Affiliation Health Ethics and Policy Lab, Department of Health Sciences and Technology, Swiss Federal Institute of Technology (ETH Zurich), Zurich, Switzerland

  • Milo Alan Puhan,

    Roles Conceptualization, Methodology, Supervision, Writing – review & editing

    Affiliation Epidemiology, Biostatistics and Prevention Institute, Faculty of Medicine, Faculty of Science, University of Zurich, Zurich, Switzerland

  • Effy Vayena,

    Roles Conceptualization, Funding acquisition, Methodology, Project administration, Resources, Supervision, Writing – review & editing

    Affiliation Health Ethics and Policy Lab, Department of Health Sciences and Technology, Swiss Federal Institute of Technology (ETH Zurich), Zurich, Switzerland

  • Alessandro Blasimme

    Roles Conceptualization, Funding acquisition, Investigation, Methodology, Project administration, Resources, Supervision, Validation, Writing – review & editing

    Affiliation Health Ethics and Policy Lab, Department of Health Sciences and Technology, Swiss Federal Institute of Technology (ETH Zurich), Zurich, Switzerland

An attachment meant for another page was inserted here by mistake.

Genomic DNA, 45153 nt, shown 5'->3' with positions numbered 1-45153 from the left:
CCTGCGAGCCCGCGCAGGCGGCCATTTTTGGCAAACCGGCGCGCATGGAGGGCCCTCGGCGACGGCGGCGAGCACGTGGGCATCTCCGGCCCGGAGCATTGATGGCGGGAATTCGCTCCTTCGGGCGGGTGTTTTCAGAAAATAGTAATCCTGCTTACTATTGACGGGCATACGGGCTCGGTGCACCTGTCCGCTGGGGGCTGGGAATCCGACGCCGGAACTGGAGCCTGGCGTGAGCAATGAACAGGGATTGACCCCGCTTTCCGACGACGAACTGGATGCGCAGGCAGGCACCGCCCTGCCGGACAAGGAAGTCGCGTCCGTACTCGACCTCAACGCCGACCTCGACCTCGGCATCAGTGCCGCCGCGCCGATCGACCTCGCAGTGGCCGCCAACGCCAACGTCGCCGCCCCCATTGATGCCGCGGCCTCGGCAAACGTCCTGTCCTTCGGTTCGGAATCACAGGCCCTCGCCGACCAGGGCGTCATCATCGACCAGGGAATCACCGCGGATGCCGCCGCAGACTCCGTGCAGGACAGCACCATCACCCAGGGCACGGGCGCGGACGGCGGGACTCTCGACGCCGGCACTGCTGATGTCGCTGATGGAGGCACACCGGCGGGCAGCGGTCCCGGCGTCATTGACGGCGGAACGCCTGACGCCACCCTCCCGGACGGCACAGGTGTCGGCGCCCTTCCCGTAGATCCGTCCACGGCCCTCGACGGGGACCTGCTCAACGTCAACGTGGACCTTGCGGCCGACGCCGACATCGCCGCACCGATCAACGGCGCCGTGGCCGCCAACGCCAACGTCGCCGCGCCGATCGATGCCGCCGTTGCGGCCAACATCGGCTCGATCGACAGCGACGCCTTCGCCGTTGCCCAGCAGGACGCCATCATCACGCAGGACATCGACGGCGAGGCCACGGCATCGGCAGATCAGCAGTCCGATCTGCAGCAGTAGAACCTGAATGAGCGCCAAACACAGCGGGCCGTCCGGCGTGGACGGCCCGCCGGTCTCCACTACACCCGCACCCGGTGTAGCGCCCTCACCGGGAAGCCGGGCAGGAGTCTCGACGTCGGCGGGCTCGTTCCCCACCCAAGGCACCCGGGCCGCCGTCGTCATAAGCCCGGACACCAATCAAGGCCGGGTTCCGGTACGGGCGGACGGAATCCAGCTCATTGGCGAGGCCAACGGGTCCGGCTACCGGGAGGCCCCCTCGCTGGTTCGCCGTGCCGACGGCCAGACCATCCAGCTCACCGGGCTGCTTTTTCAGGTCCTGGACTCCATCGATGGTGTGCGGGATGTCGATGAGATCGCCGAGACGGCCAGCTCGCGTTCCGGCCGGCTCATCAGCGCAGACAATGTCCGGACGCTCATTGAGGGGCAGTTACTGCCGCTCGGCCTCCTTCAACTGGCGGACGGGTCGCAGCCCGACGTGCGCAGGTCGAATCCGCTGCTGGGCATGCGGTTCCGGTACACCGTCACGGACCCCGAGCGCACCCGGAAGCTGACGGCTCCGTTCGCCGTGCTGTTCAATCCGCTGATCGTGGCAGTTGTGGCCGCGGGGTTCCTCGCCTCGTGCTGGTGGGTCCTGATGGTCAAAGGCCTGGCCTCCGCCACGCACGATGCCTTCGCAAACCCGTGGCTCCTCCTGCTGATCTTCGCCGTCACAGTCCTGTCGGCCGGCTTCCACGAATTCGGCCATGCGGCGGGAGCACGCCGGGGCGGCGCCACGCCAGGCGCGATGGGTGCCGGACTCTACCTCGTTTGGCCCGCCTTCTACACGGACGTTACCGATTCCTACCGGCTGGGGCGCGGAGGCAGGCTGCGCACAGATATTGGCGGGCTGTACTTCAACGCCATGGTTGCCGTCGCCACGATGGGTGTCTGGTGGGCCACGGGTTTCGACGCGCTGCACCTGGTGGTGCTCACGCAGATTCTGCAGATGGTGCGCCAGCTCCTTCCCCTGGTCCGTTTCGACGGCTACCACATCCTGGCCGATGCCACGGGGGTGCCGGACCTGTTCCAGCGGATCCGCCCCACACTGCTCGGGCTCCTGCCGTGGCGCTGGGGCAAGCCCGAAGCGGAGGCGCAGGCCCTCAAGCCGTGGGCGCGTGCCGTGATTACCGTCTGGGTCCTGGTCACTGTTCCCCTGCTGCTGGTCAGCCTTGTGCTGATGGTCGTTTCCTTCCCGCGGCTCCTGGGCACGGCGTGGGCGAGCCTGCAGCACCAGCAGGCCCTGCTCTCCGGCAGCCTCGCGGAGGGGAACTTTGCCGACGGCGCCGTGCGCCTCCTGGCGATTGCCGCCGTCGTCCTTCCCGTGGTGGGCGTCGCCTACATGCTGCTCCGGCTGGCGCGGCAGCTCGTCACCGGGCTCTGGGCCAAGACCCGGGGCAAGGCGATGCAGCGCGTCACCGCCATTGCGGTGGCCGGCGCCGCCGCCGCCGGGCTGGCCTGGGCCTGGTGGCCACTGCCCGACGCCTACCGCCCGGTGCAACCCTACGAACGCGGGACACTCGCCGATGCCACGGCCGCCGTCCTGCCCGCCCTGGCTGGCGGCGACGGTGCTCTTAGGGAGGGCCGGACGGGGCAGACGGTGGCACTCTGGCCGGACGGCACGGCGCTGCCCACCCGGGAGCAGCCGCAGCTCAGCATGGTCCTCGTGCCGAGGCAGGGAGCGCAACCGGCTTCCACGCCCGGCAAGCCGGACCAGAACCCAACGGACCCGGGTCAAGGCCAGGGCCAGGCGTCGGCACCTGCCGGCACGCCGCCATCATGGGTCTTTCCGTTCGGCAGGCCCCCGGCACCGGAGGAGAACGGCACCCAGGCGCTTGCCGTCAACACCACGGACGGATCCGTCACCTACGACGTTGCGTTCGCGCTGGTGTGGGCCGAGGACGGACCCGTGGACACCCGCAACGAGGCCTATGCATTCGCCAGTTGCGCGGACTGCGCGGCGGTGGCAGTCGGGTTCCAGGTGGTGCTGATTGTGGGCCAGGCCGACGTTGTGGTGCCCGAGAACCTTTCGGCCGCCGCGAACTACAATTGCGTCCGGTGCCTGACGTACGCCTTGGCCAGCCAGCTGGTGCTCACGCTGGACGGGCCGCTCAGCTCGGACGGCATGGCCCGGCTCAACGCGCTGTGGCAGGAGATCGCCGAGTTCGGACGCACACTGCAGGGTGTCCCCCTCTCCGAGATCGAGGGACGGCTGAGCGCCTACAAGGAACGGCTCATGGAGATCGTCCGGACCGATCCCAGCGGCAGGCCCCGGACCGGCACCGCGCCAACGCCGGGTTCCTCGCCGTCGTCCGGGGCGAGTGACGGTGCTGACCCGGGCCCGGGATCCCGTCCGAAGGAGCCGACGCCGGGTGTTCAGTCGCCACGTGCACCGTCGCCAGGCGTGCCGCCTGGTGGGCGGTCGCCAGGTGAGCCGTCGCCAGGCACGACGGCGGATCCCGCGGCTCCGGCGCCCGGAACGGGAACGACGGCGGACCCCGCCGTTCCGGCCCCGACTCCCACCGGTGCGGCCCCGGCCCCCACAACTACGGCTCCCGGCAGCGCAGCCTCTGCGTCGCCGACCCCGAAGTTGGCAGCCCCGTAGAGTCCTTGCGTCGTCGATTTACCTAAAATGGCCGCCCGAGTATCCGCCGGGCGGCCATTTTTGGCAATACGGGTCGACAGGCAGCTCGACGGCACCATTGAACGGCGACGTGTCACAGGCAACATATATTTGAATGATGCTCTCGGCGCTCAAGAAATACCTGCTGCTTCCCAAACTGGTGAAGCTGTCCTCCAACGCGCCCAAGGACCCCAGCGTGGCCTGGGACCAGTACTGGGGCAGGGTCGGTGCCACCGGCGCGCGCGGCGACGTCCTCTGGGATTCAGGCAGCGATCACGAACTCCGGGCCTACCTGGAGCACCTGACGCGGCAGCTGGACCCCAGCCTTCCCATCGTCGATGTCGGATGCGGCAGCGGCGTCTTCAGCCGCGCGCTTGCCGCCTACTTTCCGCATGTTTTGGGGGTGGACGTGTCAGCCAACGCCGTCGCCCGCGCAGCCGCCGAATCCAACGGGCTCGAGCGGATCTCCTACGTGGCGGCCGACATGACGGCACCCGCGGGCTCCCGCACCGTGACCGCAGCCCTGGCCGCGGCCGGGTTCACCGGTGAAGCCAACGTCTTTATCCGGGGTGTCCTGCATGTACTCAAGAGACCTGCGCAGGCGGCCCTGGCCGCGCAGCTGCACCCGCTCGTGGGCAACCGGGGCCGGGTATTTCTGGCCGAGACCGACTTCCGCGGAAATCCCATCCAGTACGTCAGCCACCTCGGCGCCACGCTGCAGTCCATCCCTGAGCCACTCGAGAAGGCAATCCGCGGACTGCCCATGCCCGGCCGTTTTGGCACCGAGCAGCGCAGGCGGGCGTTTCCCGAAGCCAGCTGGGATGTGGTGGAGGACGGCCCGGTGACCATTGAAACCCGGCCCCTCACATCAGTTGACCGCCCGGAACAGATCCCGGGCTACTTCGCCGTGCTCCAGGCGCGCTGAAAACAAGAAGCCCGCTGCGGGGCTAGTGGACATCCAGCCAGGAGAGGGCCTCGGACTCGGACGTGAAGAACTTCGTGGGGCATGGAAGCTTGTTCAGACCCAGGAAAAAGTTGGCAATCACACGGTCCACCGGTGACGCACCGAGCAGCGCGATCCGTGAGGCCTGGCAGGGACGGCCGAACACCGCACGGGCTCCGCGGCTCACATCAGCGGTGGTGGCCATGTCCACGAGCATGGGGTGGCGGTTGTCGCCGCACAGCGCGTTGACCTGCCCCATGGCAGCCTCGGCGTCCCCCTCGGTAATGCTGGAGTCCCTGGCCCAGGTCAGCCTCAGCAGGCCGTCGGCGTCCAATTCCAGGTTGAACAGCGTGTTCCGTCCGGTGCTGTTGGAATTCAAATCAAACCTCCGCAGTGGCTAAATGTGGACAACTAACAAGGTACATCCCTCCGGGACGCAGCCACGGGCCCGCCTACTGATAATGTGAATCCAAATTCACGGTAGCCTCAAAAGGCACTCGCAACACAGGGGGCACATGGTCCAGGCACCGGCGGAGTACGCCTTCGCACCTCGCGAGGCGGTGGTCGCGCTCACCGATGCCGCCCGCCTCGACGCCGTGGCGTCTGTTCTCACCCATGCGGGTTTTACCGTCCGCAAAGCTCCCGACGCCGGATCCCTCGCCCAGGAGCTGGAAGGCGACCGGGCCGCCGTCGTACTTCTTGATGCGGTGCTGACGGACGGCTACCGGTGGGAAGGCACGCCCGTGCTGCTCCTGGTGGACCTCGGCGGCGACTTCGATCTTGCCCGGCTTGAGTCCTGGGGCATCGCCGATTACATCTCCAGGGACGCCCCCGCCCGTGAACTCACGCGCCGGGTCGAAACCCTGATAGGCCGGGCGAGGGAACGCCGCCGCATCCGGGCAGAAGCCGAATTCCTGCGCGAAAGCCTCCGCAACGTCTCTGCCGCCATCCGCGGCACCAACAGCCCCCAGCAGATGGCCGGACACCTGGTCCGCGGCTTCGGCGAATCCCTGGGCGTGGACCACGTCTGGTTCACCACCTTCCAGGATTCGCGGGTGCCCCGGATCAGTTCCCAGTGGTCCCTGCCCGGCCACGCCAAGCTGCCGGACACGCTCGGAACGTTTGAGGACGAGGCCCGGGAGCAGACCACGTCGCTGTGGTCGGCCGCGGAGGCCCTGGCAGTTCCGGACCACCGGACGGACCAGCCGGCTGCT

Machine learning has become a key driver of the digital health revolution. That comes with a fair share of high hopes and hype. We conducted a scoping review on machine learning in medical imaging, providing a comprehensive outlook of the field’s potential, limitations, and future directions. Most reported strengths and promises included: improved (a) analytic power, (b) efficiency (c) decision making, and (d) equity. Most reported challenges included: (a) structural barriers and imaging heterogeneity, (b) scarcity of well-annotated, representative and interconnected imaging datasets (c) validity and performance limitations, including bias and equity issues, and (d) the still missing clinical integration. The boundaries between strengths and challenges, with cross-cutting ethical and regulatory implications, remain blurred. The literature emphasizes explainability and trustworthiness, with a largely missing discussion about the specific technical and regulatory challenges surrounding these concepts. Future trends are expected to shift towards multi-source models, combining imaging with an array of other data, in a more open access, and explainable manner.